Vitamin E constitutes a family of 8 tocopherols and tocotrienol fat soluble compounds. Members of the vitamin E family are hydrophobic fat-soluble compounds found in a variety of food sources such as corn oil, peanuts, vegetable oils, fruits and vegetables consumed through diet. Dietary habits thus play a significant role in which vitamin E isoform is primarily consumed; a Mediterranean diet, for example contains a significant amount of leafy greens, which contain high levels of α-tocopherol. The health benefits of consuming vitamin E through diet or supplementation are believed to be for its antioxidant properties as a peroxyl radical scavenger.

Fat malabsorption as well as metabolic defects can lead to vitamin E deficiency and some dietary intake surveys suggest people, mainly females, do not meet their vitamin E requirements through diet alone.

Liver

Vitamin E has been studied in relation to liver disease. When the liver is diseased and bile salts are unable to reach the intestine for digestion, malabsorption of fat occurs.[1] When fat is not broken down properly, stools become pale, yellow, loose, greasy, foul smelling or frothy and floating –‘steatorrhoea’.[1] As fat contains vitamins, including Vitamin E, patients with liver disease may become deficient in this vitamin.

Patients with non-alcoholic-steatohepatitis (NASH) have been found to have reduced plasma levels of vitamin E.[2]

Vitamin E is an antioxidant that protects against toxic liver injury in animals.[3] It reduces the production of tumour growth factor (TGFβ)[3,4] and reduces the activity of hepatic stellate cells.[5] Vitamin E has already been shown to improve[6] or stabilise[7] hepatic fibrosis scores in NASH.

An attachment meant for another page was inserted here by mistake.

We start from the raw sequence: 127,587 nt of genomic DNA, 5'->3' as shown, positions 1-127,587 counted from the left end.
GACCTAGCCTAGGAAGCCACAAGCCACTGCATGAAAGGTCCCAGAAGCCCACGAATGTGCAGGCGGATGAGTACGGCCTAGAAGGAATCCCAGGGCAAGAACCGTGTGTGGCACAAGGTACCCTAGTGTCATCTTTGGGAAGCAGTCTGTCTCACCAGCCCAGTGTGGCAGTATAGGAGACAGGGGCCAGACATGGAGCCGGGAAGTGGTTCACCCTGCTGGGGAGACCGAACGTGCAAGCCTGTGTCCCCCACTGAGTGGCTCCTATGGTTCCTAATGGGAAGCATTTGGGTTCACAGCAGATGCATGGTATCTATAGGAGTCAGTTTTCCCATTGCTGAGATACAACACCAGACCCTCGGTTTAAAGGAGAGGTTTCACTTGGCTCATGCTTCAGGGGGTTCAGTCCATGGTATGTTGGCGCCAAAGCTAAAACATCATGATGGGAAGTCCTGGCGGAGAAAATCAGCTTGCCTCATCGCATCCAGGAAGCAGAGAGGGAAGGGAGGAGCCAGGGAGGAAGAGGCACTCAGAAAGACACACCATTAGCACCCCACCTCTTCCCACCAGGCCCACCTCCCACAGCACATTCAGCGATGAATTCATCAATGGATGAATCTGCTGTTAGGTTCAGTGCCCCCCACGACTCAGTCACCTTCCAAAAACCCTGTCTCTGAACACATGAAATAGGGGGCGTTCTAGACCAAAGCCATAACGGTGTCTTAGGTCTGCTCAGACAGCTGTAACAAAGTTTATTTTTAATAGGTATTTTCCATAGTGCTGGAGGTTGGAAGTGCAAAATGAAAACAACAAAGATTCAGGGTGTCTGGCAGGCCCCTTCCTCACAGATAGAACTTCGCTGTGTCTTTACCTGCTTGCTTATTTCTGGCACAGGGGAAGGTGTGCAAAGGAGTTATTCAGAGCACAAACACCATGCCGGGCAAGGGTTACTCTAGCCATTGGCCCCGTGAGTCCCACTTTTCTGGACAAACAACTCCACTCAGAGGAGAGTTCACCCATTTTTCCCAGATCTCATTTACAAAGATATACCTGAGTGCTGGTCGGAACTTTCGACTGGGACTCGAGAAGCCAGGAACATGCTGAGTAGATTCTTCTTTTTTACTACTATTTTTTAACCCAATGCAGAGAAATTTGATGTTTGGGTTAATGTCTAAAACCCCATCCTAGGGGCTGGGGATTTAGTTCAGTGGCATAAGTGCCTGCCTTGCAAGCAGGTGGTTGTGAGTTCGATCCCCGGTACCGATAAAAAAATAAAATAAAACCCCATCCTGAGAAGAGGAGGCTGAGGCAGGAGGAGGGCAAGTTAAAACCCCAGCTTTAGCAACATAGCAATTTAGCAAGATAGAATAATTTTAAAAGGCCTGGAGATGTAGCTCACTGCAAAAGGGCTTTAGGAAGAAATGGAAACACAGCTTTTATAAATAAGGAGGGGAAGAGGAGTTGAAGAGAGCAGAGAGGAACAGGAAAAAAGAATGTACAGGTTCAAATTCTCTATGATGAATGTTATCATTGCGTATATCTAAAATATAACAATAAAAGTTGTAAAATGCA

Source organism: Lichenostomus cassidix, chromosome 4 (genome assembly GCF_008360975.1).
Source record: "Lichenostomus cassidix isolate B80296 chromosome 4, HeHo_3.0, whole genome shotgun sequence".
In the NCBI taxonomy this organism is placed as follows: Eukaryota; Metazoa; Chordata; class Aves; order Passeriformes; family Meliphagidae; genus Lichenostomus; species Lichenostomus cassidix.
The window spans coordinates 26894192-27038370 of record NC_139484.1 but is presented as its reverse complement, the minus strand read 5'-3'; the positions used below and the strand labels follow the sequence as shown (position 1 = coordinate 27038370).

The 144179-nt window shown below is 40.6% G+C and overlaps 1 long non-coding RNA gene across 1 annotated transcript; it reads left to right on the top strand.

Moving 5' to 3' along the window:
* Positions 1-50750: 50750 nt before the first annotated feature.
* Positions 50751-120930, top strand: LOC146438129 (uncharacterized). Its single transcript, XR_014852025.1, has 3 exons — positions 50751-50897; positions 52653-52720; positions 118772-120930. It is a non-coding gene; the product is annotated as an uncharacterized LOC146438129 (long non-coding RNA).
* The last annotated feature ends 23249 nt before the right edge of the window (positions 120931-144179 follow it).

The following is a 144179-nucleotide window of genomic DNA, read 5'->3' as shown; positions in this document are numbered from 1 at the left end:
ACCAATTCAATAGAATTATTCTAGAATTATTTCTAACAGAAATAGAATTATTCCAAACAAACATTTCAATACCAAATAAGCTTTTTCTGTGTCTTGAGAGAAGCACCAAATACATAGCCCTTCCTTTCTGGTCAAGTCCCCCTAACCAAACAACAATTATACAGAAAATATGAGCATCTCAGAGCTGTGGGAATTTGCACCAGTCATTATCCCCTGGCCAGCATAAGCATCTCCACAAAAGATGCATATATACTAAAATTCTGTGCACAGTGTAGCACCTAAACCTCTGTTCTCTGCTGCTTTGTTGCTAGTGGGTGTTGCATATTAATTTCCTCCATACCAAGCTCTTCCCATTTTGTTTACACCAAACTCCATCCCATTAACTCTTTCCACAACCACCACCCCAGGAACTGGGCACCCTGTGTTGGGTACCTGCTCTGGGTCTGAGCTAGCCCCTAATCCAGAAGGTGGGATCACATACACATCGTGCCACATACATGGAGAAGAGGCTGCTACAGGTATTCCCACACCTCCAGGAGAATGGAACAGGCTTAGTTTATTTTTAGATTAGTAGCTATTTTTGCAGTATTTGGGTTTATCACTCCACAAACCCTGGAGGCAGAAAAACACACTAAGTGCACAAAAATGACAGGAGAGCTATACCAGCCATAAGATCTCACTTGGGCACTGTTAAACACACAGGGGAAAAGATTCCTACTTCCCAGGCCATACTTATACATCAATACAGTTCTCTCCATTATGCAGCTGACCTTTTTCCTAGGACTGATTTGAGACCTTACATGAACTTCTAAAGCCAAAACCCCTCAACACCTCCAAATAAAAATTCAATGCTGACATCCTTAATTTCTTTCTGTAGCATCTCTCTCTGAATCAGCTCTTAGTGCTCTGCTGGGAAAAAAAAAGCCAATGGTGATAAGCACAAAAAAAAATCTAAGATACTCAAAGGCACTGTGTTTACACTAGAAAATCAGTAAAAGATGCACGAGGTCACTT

A trial in hepatitis patients gave those in the active treatment group a daily antioxidant supplementation (vitamin E 800 mg, C 500 mg and zinc 40 mg) for six months. The supplements protected patients against the oxidative effects of the hepatitis C.[8] In 69 hepatitis B patients, serum vitamin E, as well as other antioxidants, was found to be lower in concentration and oxidative stress was found to be higher, than in 20 healthy controls.[9] In a randomised controlled trial, investigators evaluated 51 patients with alcoholic hepatitis. Twenty-five patients received daily supplementation with 1000 mg of vitamin E and 26 took a placebo for three months. Patients showed improvement in serum hyaluronic acid levels.[10]

Age-related cataracts (ARC’s)

A meta-analysis was undertaken to evaluate the relationship between vitamin E and ARC’s. Studies involved samples of people of all ages. Dietary vitamin E intake, dietary and supplemental vitamin E intake, and high serum tocopherol levels were significantly associated with decreased risk of ARC. The risk of ARC decreased with dietary vitamin E intake from 7 mg/d. The findings of the meta-analysis indicated that dietary vitamin E intake, dietary and supplemental vitamin E intake, and high level of serum tocopherol might be significantly associated with reduced ARC risk.[11]

Safety